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Middle East

Hamas says no truce without lifting Gaza blockade

Israeli soldiers, wounded during an offensive in Gaza, are evacuated near the border with central Gaza Strip July 23, 2014. REUTERS/Yossi Aloni

GAZA CITY, Palestine: Hamas leader Khaled Meshaal Wednesday stuck firmly to Palestinian demands to end a blockade on Gaza in exchange for a truce, as international efforts to halt the violence made only slow progress.

Meshaal said Hamas would accept a temporary truce to allow humanitarian relief into the battered coastal territory but stressed his group would keep fighting against an Israeli offensive that has claimed nearly 700 Palestinian lives and would not agree to a more lasting cease-fire without full negotiation of terms.

“We are very interested to have a humanitarian truce as we did last Thursday. We need the calm for a few hours to evacuate the wounded and assist in the relief,” he told a news conference in Qatar.

He said that any more permanent cease-fire could only come about after the blockade on Gaza was lifted and could only be implemented after it had been fully negotiated.

“Everyone wanted us to accept a cease-fire and then negotiate for our rights; we reject this and we reject it again today,” he said.

U.S. Secretary of State John Kerry reported only modest progress in efforts to end fighting that has so far killed more than 680 Palestinians, 31 Israeli soldiers and three civilians.

Kerry flew into Tel Aviv after a Hamas rocket hit near the airport the day before, reflecting his determination to achieve a cease-fire.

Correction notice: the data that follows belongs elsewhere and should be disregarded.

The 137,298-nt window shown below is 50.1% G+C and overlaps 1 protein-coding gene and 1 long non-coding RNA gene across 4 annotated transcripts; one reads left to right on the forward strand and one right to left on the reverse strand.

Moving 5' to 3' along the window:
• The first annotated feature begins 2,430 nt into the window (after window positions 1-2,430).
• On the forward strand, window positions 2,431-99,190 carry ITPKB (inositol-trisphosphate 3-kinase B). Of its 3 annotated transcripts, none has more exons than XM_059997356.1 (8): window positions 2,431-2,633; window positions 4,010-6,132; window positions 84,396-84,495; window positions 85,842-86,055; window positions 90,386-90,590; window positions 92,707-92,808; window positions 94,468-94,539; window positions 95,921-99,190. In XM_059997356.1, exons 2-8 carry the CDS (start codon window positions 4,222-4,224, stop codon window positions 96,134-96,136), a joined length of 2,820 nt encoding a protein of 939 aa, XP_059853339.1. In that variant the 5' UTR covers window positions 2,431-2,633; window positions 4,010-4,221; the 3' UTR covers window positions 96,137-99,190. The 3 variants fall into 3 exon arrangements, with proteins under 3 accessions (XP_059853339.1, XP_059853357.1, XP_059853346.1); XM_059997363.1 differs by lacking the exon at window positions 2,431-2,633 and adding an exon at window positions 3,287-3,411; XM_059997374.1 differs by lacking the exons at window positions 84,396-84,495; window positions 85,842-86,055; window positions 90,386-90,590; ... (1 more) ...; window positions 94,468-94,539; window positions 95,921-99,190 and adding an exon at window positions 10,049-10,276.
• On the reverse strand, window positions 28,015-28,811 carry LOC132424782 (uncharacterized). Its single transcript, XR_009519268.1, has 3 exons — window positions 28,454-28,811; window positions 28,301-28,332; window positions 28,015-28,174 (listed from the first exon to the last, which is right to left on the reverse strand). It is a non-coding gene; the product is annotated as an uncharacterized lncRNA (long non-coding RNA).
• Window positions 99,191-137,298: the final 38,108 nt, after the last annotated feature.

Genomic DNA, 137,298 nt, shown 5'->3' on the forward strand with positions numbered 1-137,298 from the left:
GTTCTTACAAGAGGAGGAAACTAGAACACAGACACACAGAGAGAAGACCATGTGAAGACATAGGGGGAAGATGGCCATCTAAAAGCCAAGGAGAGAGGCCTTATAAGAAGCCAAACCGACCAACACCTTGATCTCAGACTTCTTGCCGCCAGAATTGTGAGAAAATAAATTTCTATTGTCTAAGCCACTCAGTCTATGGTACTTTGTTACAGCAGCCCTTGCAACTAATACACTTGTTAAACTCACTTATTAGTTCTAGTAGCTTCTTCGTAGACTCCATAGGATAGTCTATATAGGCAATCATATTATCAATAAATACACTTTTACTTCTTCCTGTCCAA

He met with Israeli Prime Minister Benjamin Netanyahu after earlier talks with Palestinian President Mahmoud Abbas and U.N. chief Ban Ki-moon, who is also in the region. But U.S. officials have downplayed expectations for an immediate, lasting truce. In Jerusalem, Kerry said that negotiations toward a cease-fire were making some progress as he met for a second time this week with Ban. “We certainly have made steps forward,” Kerry said. “There’s still work to be done.”

Israel, meanwhile, sought to convince U.S. and European carriers to restore commercial flights to Tel Aviv after some suspended services, insisting its main airport there was safe despite being targeted by Palestinian rockets.

Israeli authorities emphasized the success of the Iron Dome interceptor system in protecting Ben Gurion Airport but said foreign airlines could use an alternative airport deep in its southern desert.

About 30 foreign airlines have suspended flights to Ben Gurion. Three of them were American, acting in accordance with Tuesday’s FAA ban, which was extended by 24 hours Wednesday. Turkish Airlines also extended suspension of its flights for another 24 hours.

The FAA was responding to a Palestinian rocket that struck a building 2 km from the airport. Israel said the damage was from debris left by a rocket its Iron Dome system had shot down.

“Our airport is safe. Our airport is secure. And we hope the American carriers will be flying to Israel soon,” Mark Regev, a spokesman for Netanyahu, said in an interview on MSNBC.